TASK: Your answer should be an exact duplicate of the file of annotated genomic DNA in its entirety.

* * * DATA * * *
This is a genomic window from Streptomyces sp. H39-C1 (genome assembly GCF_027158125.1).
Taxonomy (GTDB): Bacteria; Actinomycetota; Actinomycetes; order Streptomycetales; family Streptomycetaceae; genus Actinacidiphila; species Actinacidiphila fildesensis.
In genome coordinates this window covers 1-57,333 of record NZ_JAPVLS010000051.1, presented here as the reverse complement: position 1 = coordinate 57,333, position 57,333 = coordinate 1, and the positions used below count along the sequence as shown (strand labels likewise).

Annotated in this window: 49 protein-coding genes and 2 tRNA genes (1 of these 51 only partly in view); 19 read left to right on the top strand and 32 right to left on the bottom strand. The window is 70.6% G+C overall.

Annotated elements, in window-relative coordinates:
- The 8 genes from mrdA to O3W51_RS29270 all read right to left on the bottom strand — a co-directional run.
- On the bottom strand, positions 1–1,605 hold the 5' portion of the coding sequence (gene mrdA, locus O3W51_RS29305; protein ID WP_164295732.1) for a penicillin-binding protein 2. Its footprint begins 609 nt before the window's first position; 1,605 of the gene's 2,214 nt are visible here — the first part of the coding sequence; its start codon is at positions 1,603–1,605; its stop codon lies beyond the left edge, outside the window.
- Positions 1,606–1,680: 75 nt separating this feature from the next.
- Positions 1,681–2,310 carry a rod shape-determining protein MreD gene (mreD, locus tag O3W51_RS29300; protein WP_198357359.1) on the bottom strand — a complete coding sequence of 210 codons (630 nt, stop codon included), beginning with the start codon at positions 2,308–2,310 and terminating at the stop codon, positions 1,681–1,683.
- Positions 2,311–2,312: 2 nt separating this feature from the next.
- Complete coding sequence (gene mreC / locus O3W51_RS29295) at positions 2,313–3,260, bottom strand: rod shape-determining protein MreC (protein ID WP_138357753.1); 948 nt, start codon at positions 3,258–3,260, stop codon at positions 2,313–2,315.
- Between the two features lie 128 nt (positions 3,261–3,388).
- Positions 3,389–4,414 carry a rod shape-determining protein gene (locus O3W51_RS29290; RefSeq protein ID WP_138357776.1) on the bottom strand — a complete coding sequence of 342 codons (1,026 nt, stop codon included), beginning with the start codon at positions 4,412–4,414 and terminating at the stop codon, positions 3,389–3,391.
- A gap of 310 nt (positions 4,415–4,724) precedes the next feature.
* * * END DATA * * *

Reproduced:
This is a genomic window from Streptomyces sp. H39-C1 (genome assembly GCF_027158125.1).
Taxonomy (GTDB): Bacteria; Actinomycetota; Actinomycetes; order Streptomycetales; family Streptomycetaceae; genus Actinacidiphila; species Actinacidiphila fildesensis.
In genome coordinates this window covers 1-57,333 of record NZ_JAPVLS010000051.1, presented here as the reverse complement: position 1 = coordinate 57,333, position 57,333 = coordinate 1, and the positions used below count along the sequence as shown (strand labels likewise).

Annotated in this window: 49 protein-coding genes and 2 tRNA genes (1 of these 51 only partly in view); 19 read left to right on the top strand and 32 right to left on the bottom strand. The window is 70.6% G+C overall.

Annotated elements, in window-relative coordinates:
- The 8 genes from mrdA to O3W51_RS29270 all read right to left on the bottom strand — a co-directional run.
- On the bottom strand, positions 1–1,605 hold the 5' portion of the coding sequence (gene mrdA, locus O3W51_RS29305; protein ID WP_164295732.1) for a penicillin-binding protein 2. Its footprint begins 609 nt before the window's first position; 1,605 of the gene's 2,214 nt are visible here — the first part of the coding sequence; its start codon is at positions 1,603–1,605; its stop codon lies beyond the left edge, outside the window.
- Positions 1,606–1,680: 75 nt separating this feature from the next.
- Positions 1,681–2,310 carry a rod shape-determining protein MreD gene (mreD, locus tag O3W51_RS29300; protein WP_198357359.1) on the bottom strand — a complete coding sequence of 210 codons (630 nt, stop codon included), beginning with the start codon at positions 2,308–2,310 and terminating at the stop codon, positions 1,681–1,683.
- Positions 2,311–2,312: 2 nt separating this feature from the next.
- Complete coding sequence (gene mreC / locus O3W51_RS29295) at positions 2,313–3,260, bottom strand: rod shape-determining protein MreC (protein ID WP_138357753.1); 948 nt, start codon at positions 3,258–3,260, stop codon at positions 2,313–2,315.
- Between the two features lie 128 nt (positions 3,261–3,388).
- Positions 3,389–4,414 carry a rod shape-determining protein gene (locus O3W51_RS29290; RefSeq protein ID WP_138357776.1) on the bottom strand — a complete coding sequence of 342 codons (1,026 nt, stop codon included), beginning with the start codon at positions 4,412–4,414 and terminating at the stop codon, positions 3,389–3,391.
- A gap of 310 nt (positions 4,415–4,724) precedes the next feature.